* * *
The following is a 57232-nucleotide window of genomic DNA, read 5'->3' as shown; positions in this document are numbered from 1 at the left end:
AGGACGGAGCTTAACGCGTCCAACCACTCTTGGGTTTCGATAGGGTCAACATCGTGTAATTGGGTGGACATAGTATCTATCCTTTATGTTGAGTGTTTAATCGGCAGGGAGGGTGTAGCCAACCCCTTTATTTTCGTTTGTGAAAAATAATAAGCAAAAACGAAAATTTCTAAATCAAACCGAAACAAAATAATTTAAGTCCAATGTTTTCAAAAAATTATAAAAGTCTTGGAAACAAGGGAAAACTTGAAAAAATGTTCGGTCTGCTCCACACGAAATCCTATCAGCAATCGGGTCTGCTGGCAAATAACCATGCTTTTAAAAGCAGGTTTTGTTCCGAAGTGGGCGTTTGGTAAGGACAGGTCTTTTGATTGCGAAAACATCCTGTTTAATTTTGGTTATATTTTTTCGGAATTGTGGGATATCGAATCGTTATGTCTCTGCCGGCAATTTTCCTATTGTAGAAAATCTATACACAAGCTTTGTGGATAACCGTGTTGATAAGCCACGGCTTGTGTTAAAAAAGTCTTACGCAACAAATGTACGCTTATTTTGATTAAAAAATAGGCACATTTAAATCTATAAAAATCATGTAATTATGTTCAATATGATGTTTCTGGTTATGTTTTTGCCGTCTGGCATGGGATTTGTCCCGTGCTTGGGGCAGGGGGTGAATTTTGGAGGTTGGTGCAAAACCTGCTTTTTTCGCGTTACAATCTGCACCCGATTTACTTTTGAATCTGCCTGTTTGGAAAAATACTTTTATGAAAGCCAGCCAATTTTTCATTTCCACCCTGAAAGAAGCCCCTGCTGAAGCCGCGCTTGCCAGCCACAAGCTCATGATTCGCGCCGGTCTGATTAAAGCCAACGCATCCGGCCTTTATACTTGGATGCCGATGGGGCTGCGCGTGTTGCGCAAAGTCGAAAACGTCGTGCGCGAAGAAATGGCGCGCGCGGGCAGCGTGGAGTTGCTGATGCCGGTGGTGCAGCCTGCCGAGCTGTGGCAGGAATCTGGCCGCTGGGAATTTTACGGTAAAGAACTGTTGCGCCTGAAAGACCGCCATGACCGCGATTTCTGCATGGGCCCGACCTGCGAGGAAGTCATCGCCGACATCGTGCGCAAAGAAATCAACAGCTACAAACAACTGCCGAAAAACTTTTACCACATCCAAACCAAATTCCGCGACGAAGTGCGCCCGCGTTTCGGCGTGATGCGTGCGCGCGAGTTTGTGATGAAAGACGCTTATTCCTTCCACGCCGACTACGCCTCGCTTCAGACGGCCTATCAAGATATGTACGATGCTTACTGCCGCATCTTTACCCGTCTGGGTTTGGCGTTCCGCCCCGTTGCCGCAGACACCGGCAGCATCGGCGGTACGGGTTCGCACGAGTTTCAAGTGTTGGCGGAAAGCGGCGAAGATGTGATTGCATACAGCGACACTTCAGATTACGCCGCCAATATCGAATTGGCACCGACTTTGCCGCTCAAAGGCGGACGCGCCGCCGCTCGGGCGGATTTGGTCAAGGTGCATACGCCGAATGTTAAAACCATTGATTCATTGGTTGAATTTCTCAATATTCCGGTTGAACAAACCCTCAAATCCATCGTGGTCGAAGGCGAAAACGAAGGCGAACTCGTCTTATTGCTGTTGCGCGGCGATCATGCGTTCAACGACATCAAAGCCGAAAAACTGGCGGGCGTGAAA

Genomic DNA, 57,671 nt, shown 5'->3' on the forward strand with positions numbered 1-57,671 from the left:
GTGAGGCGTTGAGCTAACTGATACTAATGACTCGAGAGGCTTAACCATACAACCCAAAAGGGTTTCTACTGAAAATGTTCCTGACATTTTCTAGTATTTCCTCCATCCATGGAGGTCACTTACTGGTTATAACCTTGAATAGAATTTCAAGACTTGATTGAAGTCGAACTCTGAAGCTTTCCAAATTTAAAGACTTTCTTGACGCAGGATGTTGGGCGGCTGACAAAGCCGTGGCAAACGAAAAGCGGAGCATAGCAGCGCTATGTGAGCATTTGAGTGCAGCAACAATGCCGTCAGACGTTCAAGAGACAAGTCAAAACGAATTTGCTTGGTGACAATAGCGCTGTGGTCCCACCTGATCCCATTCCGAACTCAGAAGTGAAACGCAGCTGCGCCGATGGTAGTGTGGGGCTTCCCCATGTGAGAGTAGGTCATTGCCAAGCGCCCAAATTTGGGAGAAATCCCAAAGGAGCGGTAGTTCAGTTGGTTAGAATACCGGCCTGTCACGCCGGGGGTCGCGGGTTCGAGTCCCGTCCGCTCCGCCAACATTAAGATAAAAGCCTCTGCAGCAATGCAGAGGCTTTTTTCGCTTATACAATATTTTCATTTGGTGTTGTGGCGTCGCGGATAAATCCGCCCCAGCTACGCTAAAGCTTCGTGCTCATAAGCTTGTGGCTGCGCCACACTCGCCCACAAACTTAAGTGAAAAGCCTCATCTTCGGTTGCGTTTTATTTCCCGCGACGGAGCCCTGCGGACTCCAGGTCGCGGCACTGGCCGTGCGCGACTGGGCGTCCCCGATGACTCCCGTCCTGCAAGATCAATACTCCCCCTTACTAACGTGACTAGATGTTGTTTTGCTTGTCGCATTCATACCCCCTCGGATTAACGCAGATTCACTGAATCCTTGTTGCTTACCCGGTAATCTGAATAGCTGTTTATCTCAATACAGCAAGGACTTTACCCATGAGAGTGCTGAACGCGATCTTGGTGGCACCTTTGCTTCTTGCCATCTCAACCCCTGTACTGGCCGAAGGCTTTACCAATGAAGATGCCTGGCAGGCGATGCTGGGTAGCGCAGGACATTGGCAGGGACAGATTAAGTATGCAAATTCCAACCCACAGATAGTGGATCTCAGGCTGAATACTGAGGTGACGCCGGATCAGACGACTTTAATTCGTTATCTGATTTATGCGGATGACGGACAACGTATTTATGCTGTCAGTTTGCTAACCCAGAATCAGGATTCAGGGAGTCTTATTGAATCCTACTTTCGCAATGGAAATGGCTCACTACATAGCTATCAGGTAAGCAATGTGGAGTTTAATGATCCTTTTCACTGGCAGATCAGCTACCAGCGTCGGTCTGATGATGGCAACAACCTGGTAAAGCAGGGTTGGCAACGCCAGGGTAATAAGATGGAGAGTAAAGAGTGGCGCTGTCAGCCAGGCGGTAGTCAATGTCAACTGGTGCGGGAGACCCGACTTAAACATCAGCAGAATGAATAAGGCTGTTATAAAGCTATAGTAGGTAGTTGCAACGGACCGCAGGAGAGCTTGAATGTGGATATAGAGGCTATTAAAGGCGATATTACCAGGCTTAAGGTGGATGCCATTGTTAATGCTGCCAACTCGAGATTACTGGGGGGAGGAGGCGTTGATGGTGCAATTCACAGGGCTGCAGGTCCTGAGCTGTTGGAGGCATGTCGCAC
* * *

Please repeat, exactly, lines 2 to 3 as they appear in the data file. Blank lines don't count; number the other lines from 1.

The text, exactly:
AGGACGGAGCTTAACGCGTCCAACCACTCTTGGGTTTCGATAGGGTCAACATCGTGTAATTGGGTGGACATAGTATCTATCCTTTATGTTGAGTGTTTAATCGGCAGGGAGGGTGTAGCCAACCCCTTTATTTTCGTTTGTGAAAAATAATAAGCAAAAACGAAAATTTCTAAATCAAACCGAAACAAAATAATTTAAGTCCAATGTTTTCAAAAAATTATAAAAGTCTTGGAAACAAGGGAAAACTTGAAAAAATGTTCGGTCTGCTCCACACGAAATCCTATCAGCAATCGGGTCTGCTGGCAAATAACCATGCTTTTAAAAGCAGGTTTTGTTCCGAAGTGGGCGTTTGGTAAGGACAGGTCTTTTGATTGCGAAAACATCCTGTTTAATTTTGGTTATATTTTTTCGGAATTGTGGGATATCGAATCGTTATGTCTCTGCCGGCAATTTTCCTATTGTAGAAAATCTATACACAAGCTTTGTGGATAACCGTGTTGATAAGCCACGGCTTGTGTTAAAAAAGTCTTACGCAACAAATGTACGCTTATTTTGATTAAAAAATAGGCACATTTAAATCTATAAAAATCATGTAATTATGTTCAATATGATGTTTCTGGTTATGTTTTTGCCGTCTGGCATGGGATTTGTCCCGTGCTTGGGGCAGGGGGTGAATTTTGGAGGTTGGTGCAAAACCTGCTTTTTTCGCGTTACAATCTGCACCCGATTTACTTTTGAATCTGCCTGTTTGGAAAAATACTTTTATGAAAGCCAGCCAATTTTTCATTTCCACCCTGAAAGAAGCCCCTGCTGAAGCCGCGCTTGCCAGCCACAAGCTCATGATTCGCGCCGGTCTGATTAAAGCCAACGCATCCGGCCTTTATACTTGGATGCCGATGGGGCTGCGCGTGTTGCGCAAAGTCGAAAACGTCGTGCGCGAAGAAATGGCGCGCGCGGGCAGCGTGGAGTTGCTGATGCCGGTGGTGCAGCCTGCCGAGCTGTGGCAGGAATCTGGCCGCTGGGAATTTTACGGTAAAGAACTGTTGCGCCTGAAAGACCGCCATGACCGCGATTTCTGCATGGGCCCGACCTGCGAGGAAGTCATCGCCGACATCGTGCGCAAAGAAATCAACAGCTACAAACAACTGCCGAAAAACTTTTACCACATCCAAACCAAATTCCGCGACGAAGTGCGCCCGCGTTTCGGCGTGATGCGTGCGCGCGAGTTTGTGATGAAAGACGCTTATTCCTTCCACGCCGACTACGCCTCGCTTCAGACGGCCTATCAAGATATGTACGATGCTTACTGCCGCATCTTTACCCGTCTGGGTTTGGCGTTCCGCCCCGTTGCCGCAGACACCGGCAGCATCGGCGGTACGGGTTCGCACGAGTTTCAAGTGTTGGCGGAAAGCGGCGAAGATGTGATTGCATACAGCGACACTTCAGATTACGCCGCCAATATCGAATTGGCACCGACTTTGCCGCTCAAAGGCGGACGCGCCGCCGCTCGGGCGGATTTGGTCAAGGTGCATACGCCGAATGTTAAAACCATTGATTCATTGGTTGAATTTCTCAATATTCCGGTTGAACAAACCCTCAAATCCATCGTGGTCGAAGGCGAAAACGAAGGCGAACTCGTCTTATTGCTGTTGCGCGGCGATCATGCGTTCAACGACATCAAAGCCGAAAAACTGGCGGGCGTGAAA

Genomic DNA, 57,671 nt, shown 5'->3' on the forward strand with positions numbered 1-57,671 from the left: